Maserati GT-S 2008 Review
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The car that helped power the back-to-black turnaround at Maserati is now even quicker.
The Gran Tourismo has grown an S badge and more muscle to become a boulevard cruiser with a sinister character just waiting for a winding road to explore.
The GT was originally developed in only 18 months but has been so successful, alongside the luxury Quattroporte, that it is a crucial part of a plan to lift sales from 8500 to 15,000 cars within five or six years.
Maserati cannot keep up with world-wide orders – 1700 customers are still waiting for their cars to be built – but that has not stopped the GT-S from going ahead.
The order books are already open in Australia, even though deliveries will not start until early next year.
Local importer European Automotive Imports expects to sell 60 next year, along with 120 each of the standard GT and the Quattroporte, even though the price – about $330,000 – will be $30,000 more than the existing model's.
The stunningly beautiful four-seater GT-S shares the same DNA as the Alfa 8C Competizione, which we don't get in Australia because it is built in left-hand drive only and shares mechanical components with Ferrari.
The standard Gran Turismo is a knockout grand tourer, but the S adds fiery spice to the equation.
And what does the S stand for? Maserati says Sport, but it could also stand for spectacular, sensational or sexy. Take your pick, all three apply.
But it will take a Maserati train-spotter to pick the changes to the S over the standard GT from a distance.
The only clues are the bolder grille, darkened headlights, side skirts, twin oval exhaust pipes and dark 20-inch alloy wheels.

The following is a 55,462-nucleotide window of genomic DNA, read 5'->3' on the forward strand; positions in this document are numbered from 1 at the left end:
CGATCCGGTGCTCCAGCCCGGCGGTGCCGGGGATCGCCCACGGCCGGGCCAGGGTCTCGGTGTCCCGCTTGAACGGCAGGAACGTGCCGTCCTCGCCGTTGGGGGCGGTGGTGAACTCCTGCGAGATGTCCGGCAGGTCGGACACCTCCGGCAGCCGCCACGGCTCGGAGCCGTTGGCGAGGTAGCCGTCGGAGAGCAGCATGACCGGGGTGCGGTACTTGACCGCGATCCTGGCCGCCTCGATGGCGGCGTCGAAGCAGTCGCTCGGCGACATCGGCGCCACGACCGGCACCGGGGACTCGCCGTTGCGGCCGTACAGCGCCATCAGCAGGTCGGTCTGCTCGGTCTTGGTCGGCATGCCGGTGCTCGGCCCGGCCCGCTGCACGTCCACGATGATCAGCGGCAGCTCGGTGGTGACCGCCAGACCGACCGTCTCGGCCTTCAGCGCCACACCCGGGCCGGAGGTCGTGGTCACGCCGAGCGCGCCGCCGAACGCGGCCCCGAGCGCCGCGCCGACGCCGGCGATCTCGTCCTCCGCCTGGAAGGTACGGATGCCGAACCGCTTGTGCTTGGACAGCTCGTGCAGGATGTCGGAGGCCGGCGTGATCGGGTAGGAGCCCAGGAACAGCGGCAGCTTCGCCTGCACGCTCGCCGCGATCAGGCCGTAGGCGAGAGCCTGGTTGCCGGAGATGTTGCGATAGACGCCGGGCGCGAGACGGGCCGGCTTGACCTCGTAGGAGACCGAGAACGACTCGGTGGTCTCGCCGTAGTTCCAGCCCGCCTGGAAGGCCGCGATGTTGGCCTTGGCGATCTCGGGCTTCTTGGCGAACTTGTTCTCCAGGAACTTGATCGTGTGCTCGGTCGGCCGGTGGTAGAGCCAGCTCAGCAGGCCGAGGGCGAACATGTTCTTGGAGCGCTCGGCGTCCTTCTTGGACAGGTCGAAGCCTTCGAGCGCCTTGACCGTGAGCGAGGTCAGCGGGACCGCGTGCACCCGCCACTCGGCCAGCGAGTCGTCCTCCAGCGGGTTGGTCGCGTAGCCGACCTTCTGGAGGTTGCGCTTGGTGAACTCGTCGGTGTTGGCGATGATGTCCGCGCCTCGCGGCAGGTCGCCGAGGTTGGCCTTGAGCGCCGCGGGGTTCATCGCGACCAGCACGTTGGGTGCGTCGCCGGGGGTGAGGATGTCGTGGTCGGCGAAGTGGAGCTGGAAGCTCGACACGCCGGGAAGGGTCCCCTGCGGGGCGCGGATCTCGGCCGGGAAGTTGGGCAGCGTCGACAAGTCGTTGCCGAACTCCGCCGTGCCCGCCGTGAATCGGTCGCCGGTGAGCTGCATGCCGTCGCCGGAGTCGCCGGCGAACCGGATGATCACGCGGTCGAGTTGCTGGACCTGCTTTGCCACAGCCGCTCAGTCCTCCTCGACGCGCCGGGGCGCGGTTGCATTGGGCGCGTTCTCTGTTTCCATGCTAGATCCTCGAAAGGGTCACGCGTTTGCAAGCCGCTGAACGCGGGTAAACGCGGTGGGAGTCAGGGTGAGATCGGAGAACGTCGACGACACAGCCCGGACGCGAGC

Inside are new, body-hugging sports seats.
And, the car being at the high end of Italian design, buyers can choose from a range of interior colours.
The big change is under the muscular bonnet. The standard GT's 4.2-litre V8, which is supplied by Ferrari, has been massaged in the GT-S to 4.5-litres, with a gain in power from 298 to 323kW at a lofty 7000 revs. Torque is up from 460 to 490Nm at 4750 revs.
On the road, the power gain has lowered the 0-100km/h sprint from 5.2 seconds to 4.9 — and a claimed top of 295km/h (up 10km/h) makes it the fastest Maserati in production.
That's an impressive set of figures for a car that weighs more than two tonnes when fuelled and carrying two people.
To take full advantage of the lift in performance, Maserati swapped the Turismo's six-speed ZF auto gearbox for its in-house designed, electro-actuated semi-automatic box. Shifting is done by large paddles either side of the steering wheel.
This smart six-speed transmission is essentially three gearboxes in one, and all three subtly change the character of the car on the road.
The new robotised MC (Maserati Corsa) gearbox has been moved from the front to between the rear wheels for better weight distribution of 53 per cent to the rear and 47 per cent to the front.